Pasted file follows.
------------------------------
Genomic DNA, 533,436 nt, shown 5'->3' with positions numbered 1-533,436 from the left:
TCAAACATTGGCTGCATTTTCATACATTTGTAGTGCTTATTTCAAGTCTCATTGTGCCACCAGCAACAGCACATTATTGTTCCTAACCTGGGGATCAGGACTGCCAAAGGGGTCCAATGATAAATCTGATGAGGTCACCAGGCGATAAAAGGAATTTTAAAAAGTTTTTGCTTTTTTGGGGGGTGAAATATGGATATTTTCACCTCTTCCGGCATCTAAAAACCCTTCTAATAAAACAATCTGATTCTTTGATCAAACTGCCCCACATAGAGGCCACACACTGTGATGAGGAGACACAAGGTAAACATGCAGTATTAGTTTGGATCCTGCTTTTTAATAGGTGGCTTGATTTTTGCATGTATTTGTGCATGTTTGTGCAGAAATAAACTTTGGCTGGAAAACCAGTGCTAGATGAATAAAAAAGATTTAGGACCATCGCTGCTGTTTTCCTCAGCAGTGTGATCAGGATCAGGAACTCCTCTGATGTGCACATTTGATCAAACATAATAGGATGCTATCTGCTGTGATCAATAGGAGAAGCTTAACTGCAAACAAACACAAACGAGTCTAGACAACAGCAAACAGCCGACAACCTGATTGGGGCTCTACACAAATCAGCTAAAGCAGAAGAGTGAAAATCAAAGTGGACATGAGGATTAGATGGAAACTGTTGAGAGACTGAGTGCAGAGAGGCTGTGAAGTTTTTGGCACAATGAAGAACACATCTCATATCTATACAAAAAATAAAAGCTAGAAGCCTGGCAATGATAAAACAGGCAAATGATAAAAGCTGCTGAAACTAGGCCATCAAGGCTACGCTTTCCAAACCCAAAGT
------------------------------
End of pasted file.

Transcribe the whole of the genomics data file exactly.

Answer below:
Genomic DNA, 533,436 nt, shown 5'->3' with positions numbered 1-533,436 from the left:
TCAAACATTGGCTGCATTTTCATACATTTGTAGTGCTTATTTCAAGTCTCATTGTGCCACCAGCAACAGCACATTATTGTTCCTAACCTGGGGATCAGGACTGCCAAAGGGGTCCAATGATAAATCTGATGAGGTCACCAGGCGATAAAAGGAATTTTAAAAAGTTTTTGCTTTTTTGGGGGGTGAAATATGGATATTTTCACCTCTTCCGGCATCTAAAAACCCTTCTAATAAAACAATCTGATTCTTTGATCAAACTGCCCCACATAGAGGCCACACACTGTGATGAGGAGACACAAGGTAAACATGCAGTATTAGTTTGGATCCTGCTTTTTAATAGGTGGCTTGATTTTTGCATGTATTTGTGCATGTTTGTGCAGAAATAAACTTTGGCTGGAAAACCAGTGCTAGATGAATAAAAAAGATTTAGGACCATCGCTGCTGTTTTCCTCAGCAGTGTGATCAGGATCAGGAACTCCTCTGATGTGCACATTTGATCAAACATAATAGGATGCTATCTGCTGTGATCAATAGGAGAAGCTTAACTGCAAACAAACACAAACGAGTCTAGACAACAGCAAACAGCCGACAACCTGATTGGGGCTCTACACAAATCAGCTAAAGCAGAAGAGTGAAAATCAAAGTGGACATGAGGATTAGATGGAAACTGTTGAGAGACTGAGTGCAGAGAGGCTGTGAAGTTTTTGGCACAATGAAGAACACATCTCATATCTATACAAAAAATAAAAGCTAGAAGCCTGGCAATGATAAAACAGGCAAATGATAAAAGCTGCTGAAACTAGGCCATCAAGGCTACGCTTTCCAAACCCAAAGT